Sophia saw a radiologist for the screening mammogram and gave clinical history of a breast lump. The results showed no dominant mass and no suspicious calcifications, and the result documented was of a normal ultrasound. It was recommended that the patient have the ultrasound redone at age 40. The radiologist of record took a leave of absence without signing the reports. Another radiologist signed off on the screening mammogram without review.
    Sophia returned to her primary care physician twice complaining of dermatological issues—but no mention of the lump. There is no indication in the records that the physician even knew her patient had had other tests or what the results of those tests were.
  • AT 22 MONTHS
    Sophia was back in the PCP’s office concerned about an enlarging of the left breast mass and a new, second area of concern in the left breast. The exam by the physician confirmed a palpable mass, and Sophia was referred to a surgeon. The surgeon ordered a diagnostic mammogram to be done at a different radiology center, and this showed a suspicious finding in the left breast. A biopsy followed with a diagnosis of invasive lobular carcinoma of the left breast. A double mastectomy was performed and her prognosis was poor.
    Sophia sued because of the delay in both diagnosis and treatment of the cancer. In the out-of-court settlement that followed, those sued—the PCP, the OB/GYN, the new ARNP with the OB/GYN’s office, the first radiologist who interpreted the screening mammogram, and the second radiologist who signed off on the report— shared in the cost of the settlement.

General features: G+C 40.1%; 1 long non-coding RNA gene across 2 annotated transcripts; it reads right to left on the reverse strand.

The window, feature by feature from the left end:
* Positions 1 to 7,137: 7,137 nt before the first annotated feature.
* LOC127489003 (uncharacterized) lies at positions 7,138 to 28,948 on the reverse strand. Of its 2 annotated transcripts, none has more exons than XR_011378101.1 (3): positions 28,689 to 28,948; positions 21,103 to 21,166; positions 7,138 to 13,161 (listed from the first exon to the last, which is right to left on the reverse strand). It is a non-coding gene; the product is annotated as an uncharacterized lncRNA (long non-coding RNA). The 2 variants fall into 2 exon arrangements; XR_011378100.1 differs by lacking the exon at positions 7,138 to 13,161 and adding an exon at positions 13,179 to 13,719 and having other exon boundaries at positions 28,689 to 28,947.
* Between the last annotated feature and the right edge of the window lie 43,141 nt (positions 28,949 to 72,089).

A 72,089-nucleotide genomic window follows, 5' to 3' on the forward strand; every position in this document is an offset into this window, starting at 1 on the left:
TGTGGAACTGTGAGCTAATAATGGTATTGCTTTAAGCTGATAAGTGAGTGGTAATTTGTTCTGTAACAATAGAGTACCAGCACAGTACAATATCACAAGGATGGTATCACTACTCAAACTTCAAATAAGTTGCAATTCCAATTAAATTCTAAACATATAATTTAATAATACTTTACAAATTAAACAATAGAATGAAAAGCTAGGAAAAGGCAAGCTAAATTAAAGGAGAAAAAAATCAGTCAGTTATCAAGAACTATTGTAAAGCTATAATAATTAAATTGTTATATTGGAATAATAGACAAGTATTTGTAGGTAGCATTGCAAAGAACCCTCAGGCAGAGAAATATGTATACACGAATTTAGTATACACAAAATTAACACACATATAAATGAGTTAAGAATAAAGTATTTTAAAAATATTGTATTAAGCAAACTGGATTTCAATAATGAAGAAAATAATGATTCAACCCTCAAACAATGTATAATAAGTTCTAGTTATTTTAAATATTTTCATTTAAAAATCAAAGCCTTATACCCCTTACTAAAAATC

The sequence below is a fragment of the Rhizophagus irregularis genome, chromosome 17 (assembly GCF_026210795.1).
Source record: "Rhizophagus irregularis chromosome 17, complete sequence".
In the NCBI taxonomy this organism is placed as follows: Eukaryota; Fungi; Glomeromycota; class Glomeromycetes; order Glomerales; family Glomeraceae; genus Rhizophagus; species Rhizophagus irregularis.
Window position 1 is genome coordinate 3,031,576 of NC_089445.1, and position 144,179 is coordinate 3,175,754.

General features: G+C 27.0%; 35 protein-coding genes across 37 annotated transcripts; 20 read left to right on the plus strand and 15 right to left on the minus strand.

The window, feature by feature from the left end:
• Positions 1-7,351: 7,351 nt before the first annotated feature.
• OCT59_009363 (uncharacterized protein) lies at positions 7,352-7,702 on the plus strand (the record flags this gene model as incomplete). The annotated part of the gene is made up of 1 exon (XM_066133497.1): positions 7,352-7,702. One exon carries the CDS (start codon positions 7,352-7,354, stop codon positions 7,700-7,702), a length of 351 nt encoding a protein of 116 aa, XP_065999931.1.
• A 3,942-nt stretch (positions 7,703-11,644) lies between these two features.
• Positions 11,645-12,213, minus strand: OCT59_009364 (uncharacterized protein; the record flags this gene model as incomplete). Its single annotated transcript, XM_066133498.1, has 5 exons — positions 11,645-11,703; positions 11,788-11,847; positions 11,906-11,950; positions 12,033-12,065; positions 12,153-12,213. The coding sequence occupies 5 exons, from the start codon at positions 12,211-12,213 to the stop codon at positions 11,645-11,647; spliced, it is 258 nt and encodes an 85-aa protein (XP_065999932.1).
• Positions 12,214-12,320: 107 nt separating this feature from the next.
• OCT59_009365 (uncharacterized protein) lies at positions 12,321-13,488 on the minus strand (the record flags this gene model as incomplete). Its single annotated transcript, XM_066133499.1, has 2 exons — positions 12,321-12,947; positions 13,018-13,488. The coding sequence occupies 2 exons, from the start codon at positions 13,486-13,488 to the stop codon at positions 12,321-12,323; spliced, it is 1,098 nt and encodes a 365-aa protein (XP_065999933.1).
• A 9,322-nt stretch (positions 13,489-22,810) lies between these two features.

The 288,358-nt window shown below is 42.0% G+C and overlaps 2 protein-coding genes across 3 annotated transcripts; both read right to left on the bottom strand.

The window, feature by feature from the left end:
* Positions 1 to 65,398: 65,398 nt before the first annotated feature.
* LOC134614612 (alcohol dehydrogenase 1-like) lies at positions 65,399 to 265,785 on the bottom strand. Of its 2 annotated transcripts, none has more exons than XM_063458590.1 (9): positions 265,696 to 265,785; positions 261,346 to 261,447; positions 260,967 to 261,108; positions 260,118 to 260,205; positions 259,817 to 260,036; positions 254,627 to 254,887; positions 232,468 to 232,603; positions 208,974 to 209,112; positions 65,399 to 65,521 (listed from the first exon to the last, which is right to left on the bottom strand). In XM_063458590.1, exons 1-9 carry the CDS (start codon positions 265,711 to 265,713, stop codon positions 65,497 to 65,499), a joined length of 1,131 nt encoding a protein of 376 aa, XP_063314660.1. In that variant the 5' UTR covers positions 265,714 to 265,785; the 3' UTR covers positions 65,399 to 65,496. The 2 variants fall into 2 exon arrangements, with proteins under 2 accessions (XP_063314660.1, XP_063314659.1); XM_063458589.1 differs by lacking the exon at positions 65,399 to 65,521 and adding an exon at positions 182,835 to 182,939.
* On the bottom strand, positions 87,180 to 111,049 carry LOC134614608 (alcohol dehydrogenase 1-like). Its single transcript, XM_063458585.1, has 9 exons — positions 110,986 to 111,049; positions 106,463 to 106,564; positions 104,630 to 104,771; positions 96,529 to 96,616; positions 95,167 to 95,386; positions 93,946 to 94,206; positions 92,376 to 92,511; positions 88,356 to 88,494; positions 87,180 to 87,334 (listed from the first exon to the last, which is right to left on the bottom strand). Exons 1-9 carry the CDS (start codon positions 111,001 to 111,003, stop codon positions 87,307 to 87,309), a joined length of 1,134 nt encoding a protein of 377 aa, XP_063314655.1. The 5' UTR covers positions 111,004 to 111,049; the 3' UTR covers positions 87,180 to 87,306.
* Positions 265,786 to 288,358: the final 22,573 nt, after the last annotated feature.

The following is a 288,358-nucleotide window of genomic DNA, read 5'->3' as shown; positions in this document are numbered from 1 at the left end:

A perfect storm was in the making. Why did the nurse practitioner order a screening exam versus a diagnostic exam? Was it a miscommunication and would it have been caught had the chart notes been accurate and timely? What might the covering radiologist have done differently? What if the radiologist had zeroed in on the lump and asked whether the mammogram should be a diagnostic exam and not a screening exam? Instead, the providers did not consult one another, and no one provider knew the big picture or took charge of Sophia’s care plan.

Five of the seven providers are sued for malpractice. Each of them is stunned at the accusations of poor care, of missed opportunities. Each of them must defend against accusations that they have failed their patient and left her worse off than before she saw them. They must live with the fact that Sophia’s quality of life suffered, never to be regained.